The Power of Teacher Collaboration


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Teacher Planning and Collaboration

Teaching is simultaneously one of the hardest and one of the most rewarding jobs in the world. We often say that students make it worth it, but there's something else that can make or break your happiness as a teacher: your colleagues.

In this article, "Research Shows Teacher Collaboration Helps Raise Student Achievement," researcher Carrie Leana writes about the missing link in school reform: teacher collaboration. In her study of over 1,000 4th and 5th grade teachers in New York City, Leana found that, "students showed higher gains in math achievement when their teachers reported frequent conversations with their peers that centered on math, and when there was a feeling of trust or closeness among teachers."

Collaboration begins with finding time to connect with colleagues, to share thoughts, and provide support. Here are 3 tips for successful collaboration:

1. Build Relationships: Teaching is emotionally draining, and the best colleagues can be there for you in all types of situations. A student erupted in anger? Go next door at lunch time and get a hug. A student said a wildly funny thing in the middle of class? Pop your head into a colleague's classroom and let your laughter loose.

Remember to ask your colleagues to share their trials and triumphs with you, too. Sometimes just asking fellow teachers how their day is going opens up the doors for productive and bonding conversations.

The relationships you build with colleagues aren't just good for your mental well being; they're also the foundation of collaboration that can result in increased student achievement. Just like building relationships with students lays the groundwork for academic success, building relationships with colleagues lays the groundwork for effective collaboration.

2. Find Time to Collaborate: Shared planning time allows teachers to collaborate during the school day. With shared planning time, teachers are able to make strides in planning rigorous and appropriate lessons for their students.

Ideally, your school provides you time within the school day to collaborate with colleagues. If this is not possible, consider lobbying to use some of your school's professional development time for grade level or department teams.

Consider ways that you can collaborate both in and outside school. Sneak a few minutes before or after school to check in with colleagues. Think about collaborating virtually using Google Docs, Skype, or email.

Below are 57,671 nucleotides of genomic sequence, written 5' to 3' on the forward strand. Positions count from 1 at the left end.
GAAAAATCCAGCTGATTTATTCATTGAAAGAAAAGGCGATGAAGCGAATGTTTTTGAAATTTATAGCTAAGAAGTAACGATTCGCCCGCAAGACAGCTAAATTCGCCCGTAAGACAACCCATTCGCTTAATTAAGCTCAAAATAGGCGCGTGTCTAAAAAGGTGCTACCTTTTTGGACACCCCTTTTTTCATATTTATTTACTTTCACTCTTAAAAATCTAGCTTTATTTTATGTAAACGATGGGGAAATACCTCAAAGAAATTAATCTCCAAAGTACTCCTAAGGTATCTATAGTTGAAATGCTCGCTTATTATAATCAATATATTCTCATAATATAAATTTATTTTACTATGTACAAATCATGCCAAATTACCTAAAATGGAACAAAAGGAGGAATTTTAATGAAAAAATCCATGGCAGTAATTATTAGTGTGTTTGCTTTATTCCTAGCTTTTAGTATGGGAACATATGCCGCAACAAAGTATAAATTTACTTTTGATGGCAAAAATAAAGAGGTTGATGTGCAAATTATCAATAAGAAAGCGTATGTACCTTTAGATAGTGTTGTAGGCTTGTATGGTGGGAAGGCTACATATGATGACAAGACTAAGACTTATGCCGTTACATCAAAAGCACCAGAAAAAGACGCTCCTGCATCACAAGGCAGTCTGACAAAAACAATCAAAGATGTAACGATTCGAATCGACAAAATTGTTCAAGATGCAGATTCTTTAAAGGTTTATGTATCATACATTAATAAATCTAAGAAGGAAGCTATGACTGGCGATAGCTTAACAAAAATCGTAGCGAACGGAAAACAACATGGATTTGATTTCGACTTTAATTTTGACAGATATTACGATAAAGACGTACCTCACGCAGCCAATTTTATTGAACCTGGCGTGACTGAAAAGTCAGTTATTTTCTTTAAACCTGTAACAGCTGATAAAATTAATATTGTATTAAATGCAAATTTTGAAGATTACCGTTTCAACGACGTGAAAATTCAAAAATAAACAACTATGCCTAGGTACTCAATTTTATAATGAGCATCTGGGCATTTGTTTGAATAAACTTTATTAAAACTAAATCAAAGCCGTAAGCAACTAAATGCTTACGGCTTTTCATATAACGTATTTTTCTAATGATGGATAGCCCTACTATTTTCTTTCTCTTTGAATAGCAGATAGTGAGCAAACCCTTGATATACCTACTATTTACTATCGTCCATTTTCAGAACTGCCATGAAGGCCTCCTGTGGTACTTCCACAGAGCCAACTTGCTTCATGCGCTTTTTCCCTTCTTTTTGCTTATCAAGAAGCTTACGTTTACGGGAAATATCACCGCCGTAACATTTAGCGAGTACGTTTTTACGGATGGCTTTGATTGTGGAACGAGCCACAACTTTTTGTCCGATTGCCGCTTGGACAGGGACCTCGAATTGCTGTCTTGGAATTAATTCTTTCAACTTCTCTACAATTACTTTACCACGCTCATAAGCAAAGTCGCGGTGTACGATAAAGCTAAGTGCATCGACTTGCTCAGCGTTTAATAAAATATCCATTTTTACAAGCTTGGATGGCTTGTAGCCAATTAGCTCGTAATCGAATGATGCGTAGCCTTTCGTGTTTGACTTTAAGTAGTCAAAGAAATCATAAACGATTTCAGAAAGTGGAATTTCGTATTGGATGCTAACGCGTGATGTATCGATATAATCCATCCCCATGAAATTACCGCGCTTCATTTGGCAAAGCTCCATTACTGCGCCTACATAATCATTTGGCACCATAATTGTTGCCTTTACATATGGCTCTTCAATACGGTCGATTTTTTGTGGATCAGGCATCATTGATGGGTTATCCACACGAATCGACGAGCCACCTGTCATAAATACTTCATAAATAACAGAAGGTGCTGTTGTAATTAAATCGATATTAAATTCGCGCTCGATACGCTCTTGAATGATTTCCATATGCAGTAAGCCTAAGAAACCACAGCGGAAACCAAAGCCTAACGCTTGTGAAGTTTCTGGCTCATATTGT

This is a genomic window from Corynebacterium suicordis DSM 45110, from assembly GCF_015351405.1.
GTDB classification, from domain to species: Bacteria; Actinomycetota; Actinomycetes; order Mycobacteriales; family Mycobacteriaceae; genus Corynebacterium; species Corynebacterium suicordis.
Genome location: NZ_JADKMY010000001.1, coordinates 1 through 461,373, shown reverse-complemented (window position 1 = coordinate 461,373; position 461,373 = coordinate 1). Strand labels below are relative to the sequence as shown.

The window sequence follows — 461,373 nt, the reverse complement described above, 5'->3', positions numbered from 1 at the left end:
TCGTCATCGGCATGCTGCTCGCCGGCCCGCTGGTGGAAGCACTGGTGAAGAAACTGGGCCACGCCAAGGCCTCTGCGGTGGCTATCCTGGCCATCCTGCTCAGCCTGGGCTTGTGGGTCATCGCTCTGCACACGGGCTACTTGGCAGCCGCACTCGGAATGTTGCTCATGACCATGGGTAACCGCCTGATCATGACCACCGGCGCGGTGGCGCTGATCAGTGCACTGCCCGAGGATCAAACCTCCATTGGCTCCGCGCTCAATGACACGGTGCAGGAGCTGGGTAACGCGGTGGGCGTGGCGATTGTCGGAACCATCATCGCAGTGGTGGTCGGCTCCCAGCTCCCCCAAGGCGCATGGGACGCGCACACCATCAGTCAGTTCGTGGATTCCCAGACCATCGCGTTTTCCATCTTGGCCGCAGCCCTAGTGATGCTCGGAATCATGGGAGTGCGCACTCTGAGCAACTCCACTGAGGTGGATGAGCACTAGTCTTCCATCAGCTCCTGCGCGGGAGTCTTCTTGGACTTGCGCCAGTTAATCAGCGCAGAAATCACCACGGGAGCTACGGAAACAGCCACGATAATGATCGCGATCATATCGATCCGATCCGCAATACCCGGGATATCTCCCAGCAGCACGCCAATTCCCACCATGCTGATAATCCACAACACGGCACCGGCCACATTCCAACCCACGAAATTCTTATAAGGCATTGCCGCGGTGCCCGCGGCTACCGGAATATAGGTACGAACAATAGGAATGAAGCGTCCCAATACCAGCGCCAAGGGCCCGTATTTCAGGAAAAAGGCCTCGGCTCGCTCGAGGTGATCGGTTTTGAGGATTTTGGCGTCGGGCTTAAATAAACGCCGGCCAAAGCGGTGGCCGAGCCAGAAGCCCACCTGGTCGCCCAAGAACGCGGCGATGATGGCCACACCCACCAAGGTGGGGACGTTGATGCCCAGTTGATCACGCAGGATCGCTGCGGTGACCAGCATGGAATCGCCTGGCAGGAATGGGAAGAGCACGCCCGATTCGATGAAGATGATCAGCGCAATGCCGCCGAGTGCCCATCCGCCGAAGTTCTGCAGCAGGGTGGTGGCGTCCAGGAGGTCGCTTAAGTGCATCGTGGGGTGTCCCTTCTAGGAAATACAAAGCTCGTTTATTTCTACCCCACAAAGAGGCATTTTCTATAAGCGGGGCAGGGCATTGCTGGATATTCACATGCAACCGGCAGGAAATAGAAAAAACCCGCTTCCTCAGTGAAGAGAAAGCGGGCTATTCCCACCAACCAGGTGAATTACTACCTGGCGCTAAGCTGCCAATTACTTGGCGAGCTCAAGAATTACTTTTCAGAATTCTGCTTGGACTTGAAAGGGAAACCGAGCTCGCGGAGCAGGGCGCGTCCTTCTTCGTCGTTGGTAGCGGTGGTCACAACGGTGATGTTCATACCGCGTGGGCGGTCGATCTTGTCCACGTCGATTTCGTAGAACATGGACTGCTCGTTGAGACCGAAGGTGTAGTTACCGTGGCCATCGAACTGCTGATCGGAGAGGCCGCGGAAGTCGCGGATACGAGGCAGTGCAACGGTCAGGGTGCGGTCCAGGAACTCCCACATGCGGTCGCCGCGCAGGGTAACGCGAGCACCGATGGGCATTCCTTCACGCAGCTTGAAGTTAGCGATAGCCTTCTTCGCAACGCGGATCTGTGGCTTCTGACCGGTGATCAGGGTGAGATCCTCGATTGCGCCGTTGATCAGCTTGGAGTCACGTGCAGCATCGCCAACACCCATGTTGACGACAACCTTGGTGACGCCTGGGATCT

Watch these videos to see examples of collaborative teams in action:

Teaching as a Team Sport (Video Playlist)

Algebra Team: Teacher Collaboration

Leadership Teams (Success at the Core Learning Module)

3. Share Responsibility: The best teacher teams complement each other. Share the responsibility for planning by dividing tasks based on your strengths and interests. When deciding how to share responsibility, consider these questions:

  • What do I enjoy planning? What does my colleague enjoy planning?
  • How much time do we have?
  • What makes sense to plan together? What could we plan separately?
  • How can we share our plans and get feedback from each other?

Successful collaborations happen when teachers work together to share the workload instead of doubling their efforts. From the delegation of tasks, teachers are also able to learn more from each other as they come back together to review and assemble their separate assignments into a cohesive lesson plan.

Download a printable version of this blog.

Lily Jones taught K/1 for seven years in Northern California. She has experience as a curriculum developer, instructional coach, teacher trainer, and is also a contributing writer for Teaching Channel.


Private message to Monica Thompson

    I truly enjoy reading this information. Teacher Collaboration has increased tremendously. Teams of teachers can accomplish a lot together. It take stess off our new teachers/veterians teachers. It helps to build strong relationships in our schools.

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Private message to Michelle Galloway

I agree with Daniel that #3 is tricky.  Collaboration is critical; yet in my state I am "scored" on the performance of my individual students.  I welcome collaboration and believe that collaboration by teachers CAN improve student performance.  However, it is also well known that collaboration coes not ALWAYS improve student performance.  There must be balance. 

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Private message to fathima azmie
how often do you meet to discuss lesson plans and schemes of work?
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Private message to Daniel R. Venables
#3 is a tricky one. While sharing the responsibility is essential, having teachers perform different pieces of a task and then meeting back to quilt them together is not collaboration. And even though the intent might be to discuss each person's contribution in a collaborative way, in most cases it doesn't really work that way. People accept each piece without much discussion and present theirs in turn.
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Private message to anuesca baly
Very interesting.
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